For many, Christmas may be the most wonderful time of the year. However, for residents of Boulder, Colorado, it’s also the most entertaining. Alek Komarnitsky has over 20,000 lights and other Christmas decorations illuminating his neighborhood—and probably much of the sky over it. However, he’s not just another one of Santa’s elves blowing up every inflatable decoration his lawn can handle. All of his decorations are automated—and he welcomes visitors to take the reigns when they stop by his website.
Three D-Link DCS-6620G wireless webcams allow visitors to peek at the display from anywhere with a web connection. This is Alek’s ninth year operating the site, which makes its first live appearance at Thanksgiving, and remains active until January 1. Of course, there is some intentional downtime. One of the webcams runs around the clock, but the others are typically live from 5:00 p.m. to 10:00 p.m. (MST) each day. This is also the time that users can send instant messages, which pop up on a laptop in Alek’s office, also known as Santa’s workshop (see webcam 3).
However, the real main attraction is the ability to control some of Alek’s decorations. Lights, SpongeBob, Homer Simpson, the Hulk, and an array of other decorations are hooked to an X10 Firecracker Serial Interface and various X10 receiver/transmitter devices plugged into outlets around the house. There are also dozens of X10 SR227 Super Socket modules. The whole setup comes together on one Linux laptop.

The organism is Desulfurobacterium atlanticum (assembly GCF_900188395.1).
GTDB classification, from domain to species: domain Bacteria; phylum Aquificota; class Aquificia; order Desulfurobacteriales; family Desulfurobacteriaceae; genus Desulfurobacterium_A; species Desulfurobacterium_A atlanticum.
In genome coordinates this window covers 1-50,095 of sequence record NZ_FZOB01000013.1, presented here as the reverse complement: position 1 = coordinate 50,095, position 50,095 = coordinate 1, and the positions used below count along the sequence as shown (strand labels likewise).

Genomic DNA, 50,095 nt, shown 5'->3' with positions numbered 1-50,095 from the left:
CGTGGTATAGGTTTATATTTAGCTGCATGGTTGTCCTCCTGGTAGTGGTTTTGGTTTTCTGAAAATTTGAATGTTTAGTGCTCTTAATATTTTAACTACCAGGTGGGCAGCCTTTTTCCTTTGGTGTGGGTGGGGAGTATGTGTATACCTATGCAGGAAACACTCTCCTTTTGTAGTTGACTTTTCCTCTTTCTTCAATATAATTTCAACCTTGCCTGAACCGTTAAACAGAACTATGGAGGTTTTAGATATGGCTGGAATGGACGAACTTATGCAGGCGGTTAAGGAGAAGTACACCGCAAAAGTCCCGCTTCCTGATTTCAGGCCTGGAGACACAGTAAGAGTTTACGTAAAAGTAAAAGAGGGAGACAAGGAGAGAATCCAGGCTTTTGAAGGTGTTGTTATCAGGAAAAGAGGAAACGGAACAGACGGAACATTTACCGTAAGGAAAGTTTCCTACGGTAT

“X10 isn’t the most reliable protocol, but my guess is it works over 90 percent of the time, even in this extreme situation,” Alek says, citing a few failed modules over the years. Still, if you go to the site, there doesn’t seem to be many issues—unless you count the occasional eye-twitch from all of the activity. Lights are constantly going on and off, and you can usually see Elmo or another ornament get inflated/deflated. Of course, Alek enjoys the comments, emails and even the endless flickering of his display. “The flickering is outside, so you don’t see it that much and we are used to it,” Alek says. “Stepping Santa [webcam 3] does get a bit old after a while hearing him go up and down the ladder.” Santa aside, the real reason he invites strangers to come into his home during the holiday season is to raise awareness for Celiac Disease.
“I certainly got my 15 minutes of fame in 2004 when the story went (literally) around the world,” Alek says. “So I figured maybe I’d get another 15 seconds of fame and use that to increase awareness about Celiac Disease and raise some money to help find a cure… so when my kids grow up, I can go out for pizza and beer with ‘em.”
Both of Alek’s children suffer from Celiac Disease, which is an intolerance to gluten (wheat, oats, barley, etc.). It’s not your run-of-the-mill food allergy. Alek says it’s actually an autoimmune disorder, which has no cure and requires a strict diet (“Tough with kids!”). So he is using his lighting display to increase awareness and even funds, which go to the University of Maryland Center for Celiac Research. At press time, Alek had raised over $34,000 for research.
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Over the past 15 years, Rachel Cericola has covered entertainment, web and technology trends. Check her out at www.rachelcericola.com.